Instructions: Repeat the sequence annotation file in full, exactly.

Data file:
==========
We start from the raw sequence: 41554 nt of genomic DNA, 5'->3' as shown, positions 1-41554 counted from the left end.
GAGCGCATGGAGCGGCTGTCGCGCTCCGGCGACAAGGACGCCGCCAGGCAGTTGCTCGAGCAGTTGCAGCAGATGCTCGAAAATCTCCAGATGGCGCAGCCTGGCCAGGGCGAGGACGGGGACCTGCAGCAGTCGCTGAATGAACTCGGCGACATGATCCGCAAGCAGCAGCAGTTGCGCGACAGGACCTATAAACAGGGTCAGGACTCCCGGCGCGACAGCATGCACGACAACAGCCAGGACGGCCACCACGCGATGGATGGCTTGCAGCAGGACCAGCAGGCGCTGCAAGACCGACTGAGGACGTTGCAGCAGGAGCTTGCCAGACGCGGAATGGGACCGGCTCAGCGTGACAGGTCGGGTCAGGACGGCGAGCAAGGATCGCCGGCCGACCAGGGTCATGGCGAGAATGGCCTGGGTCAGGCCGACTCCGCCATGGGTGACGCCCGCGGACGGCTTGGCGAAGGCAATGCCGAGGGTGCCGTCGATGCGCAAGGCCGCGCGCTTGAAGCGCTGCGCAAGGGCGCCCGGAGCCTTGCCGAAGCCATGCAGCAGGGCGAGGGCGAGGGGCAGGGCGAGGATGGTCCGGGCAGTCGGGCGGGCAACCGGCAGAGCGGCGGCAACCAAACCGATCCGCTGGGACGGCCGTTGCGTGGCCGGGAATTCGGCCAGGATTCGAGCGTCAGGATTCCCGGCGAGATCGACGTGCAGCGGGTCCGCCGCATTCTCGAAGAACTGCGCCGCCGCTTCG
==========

We start from the raw sequence: 41554 nt of genomic DNA, 5'->3' as shown, positions 1-41554 counted from the left end.
GAGCGCATGGAGCGGCTGTCGCGCTCCGGCGACAAGGACGCCGCCAGGCAGTTGCTCGAGCAGTTGCAGCAGATGCTCGAAAATCTCCAGATGGCGCAGCCTGGCCAGGGCGAGGACGGGGACCTGCAGCAGTCGCTGAATGAACTCGGCGACATGATCCGCAAGCAGCAGCAGTTGCGCGACAGGACCTATAAACAGGGTCAGGACTCCCGGCGCGACAGCATGCACGACAACAGCCAGGACGGCCACCACGCGATGGATGGCTTGCAGCAGGACCAGCAGGCGCTGCAAGACCGACTGAGGACGTTGCAGCAGGAGCTTGCCAGACGCGGAATGGGACCGGCTCAGCGTGACAGGTCGGGTCAGGACGGCGAGCAAGGATCGCCGGCCGACCAGGGTCATGGCGAGAATGGCCTGGGTCAGGCCGACTCCGCCATGGGTGACGCCCGCGGACGGCTTGGCGAAGGCAATGCCGAGGGTGCCGTCGATGCGCAAGGCCGCGCGCTTGAAGCGCTGCGCAAGGGCGCCCGGAGCCTTGCCGAAGCCATGCAGCAGGGCGAGGGCGAGGGGCAGGGCGAGGATGGTCCGGGCAGTCGGGCGGGCAACCGGCAGAGCGGCGGCAACCAAACCGATCCGCTGGGACGGCCGTTGCGTGGCCGGGAATTCGGCCAGGATTCGAGCGTCAGGATTCCCGGCGAGATCGACGTGCAGCGGGTCCGCCGCATTCTCGAAGAACTGCGCCGCCGCTTCG